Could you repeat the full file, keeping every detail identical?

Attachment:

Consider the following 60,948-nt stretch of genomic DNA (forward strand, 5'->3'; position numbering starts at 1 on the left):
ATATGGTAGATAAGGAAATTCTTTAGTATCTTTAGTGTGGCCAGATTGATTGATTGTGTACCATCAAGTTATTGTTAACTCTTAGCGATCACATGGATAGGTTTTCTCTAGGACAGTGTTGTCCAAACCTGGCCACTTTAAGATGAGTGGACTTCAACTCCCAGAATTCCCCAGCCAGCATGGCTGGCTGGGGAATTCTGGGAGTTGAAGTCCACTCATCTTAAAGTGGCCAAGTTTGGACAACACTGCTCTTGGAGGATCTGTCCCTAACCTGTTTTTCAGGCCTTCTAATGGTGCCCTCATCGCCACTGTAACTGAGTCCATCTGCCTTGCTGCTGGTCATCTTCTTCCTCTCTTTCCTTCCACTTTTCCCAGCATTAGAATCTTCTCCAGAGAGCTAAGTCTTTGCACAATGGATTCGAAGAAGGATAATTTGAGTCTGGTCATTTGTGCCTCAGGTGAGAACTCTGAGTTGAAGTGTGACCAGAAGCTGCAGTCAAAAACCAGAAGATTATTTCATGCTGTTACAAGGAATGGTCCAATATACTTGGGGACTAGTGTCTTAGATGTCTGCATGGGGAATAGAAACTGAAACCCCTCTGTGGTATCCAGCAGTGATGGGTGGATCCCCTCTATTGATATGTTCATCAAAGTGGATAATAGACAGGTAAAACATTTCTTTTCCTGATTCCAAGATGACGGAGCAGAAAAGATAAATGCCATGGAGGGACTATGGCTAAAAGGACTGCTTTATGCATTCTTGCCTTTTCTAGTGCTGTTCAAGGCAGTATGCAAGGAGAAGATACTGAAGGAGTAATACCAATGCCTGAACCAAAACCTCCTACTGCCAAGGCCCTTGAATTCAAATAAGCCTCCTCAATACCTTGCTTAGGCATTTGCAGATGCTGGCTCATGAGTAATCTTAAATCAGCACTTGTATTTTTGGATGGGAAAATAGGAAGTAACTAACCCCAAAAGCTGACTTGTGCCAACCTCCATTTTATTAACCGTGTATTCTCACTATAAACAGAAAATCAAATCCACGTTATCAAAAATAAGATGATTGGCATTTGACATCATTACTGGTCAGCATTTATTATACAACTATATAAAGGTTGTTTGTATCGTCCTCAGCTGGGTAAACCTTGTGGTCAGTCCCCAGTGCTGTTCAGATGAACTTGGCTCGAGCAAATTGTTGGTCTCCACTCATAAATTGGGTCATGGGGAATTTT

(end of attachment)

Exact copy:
Consider the following 60,948-nt stretch of genomic DNA (forward strand, 5'->3'; position numbering starts at 1 on the left):
ATATGGTAGATAAGGAAATTCTTTAGTATCTTTAGTGTGGCCAGATTGATTGATTGTGTACCATCAAGTTATTGTTAACTCTTAGCGATCACATGGATAGGTTTTCTCTAGGACAGTGTTGTCCAAACCTGGCCACTTTAAGATGAGTGGACTTCAACTCCCAGAATTCCCCAGCCAGCATGGCTGGCTGGGGAATTCTGGGAGTTGAAGTCCACTCATCTTAAAGTGGCCAAGTTTGGACAACACTGCTCTTGGAGGATCTGTCCCTAACCTGTTTTTCAGGCCTTCTAATGGTGCCCTCATCGCCACTGTAACTGAGTCCATCTGCCTTGCTGCTGGTCATCTTCTTCCTCTCTTTCCTTCCACTTTTCCCAGCATTAGAATCTTCTCCAGAGAGCTAAGTCTTTGCACAATGGATTCGAAGAAGGATAATTTGAGTCTGGTCATTTGTGCCTCAGGTGAGAACTCTGAGTTGAAGTGTGACCAGAAGCTGCAGTCAAAAACCAGAAGATTATTTCATGCTGTTACAAGGAATGGTCCAATATACTTGGGGACTAGTGTCTTAGATGTCTGCATGGGGAATAGAAACTGAAACCCCTCTGTGGTATCCAGCAGTGATGGGTGGATCCCCTCTATTGATATGTTCATCAAAGTGGATAATAGACAGGTAAAACATTTCTTTTCCTGATTCCAAGATGACGGAGCAGAAAAGATAAATGCCATGGAGGGACTATGGCTAAAAGGACTGCTTTATGCATTCTTGCCTTTTCTAGTGCTGTTCAAGGCAGTATGCAAGGAGAAGATACTGAAGGAGTAATACCAATGCCTGAACCAAAACCTCCTACTGCCAAGGCCCTTGAATTCAAATAAGCCTCCTCAATACCTTGCTTAGGCATTTGCAGATGCTGGCTCATGAGTAATCTTAAATCAGCACTTGTATTTTTGGATGGGAAAATAGGAAGTAACTAACCCCAAAAGCTGACTTGTGCCAACCTCCATTTTATTAACCGTGTATTCTCACTATAAACAGAAAATCAAATCCACGTTATCAAAAATAAGATGATTGGCATTTGACATCATTACTGGTCAGCATTTATTATACAACTATATAAAGGTTGTTTGTATCGTCCTCAGCTGGGTAAACCTTGTGGTCAGTCCCCAGTGCTGTTCAGATGAACTTGGCTCGAGCAAATTGTTGGTCTCCACTCATAAATTGGGTCATGGGGAATTTT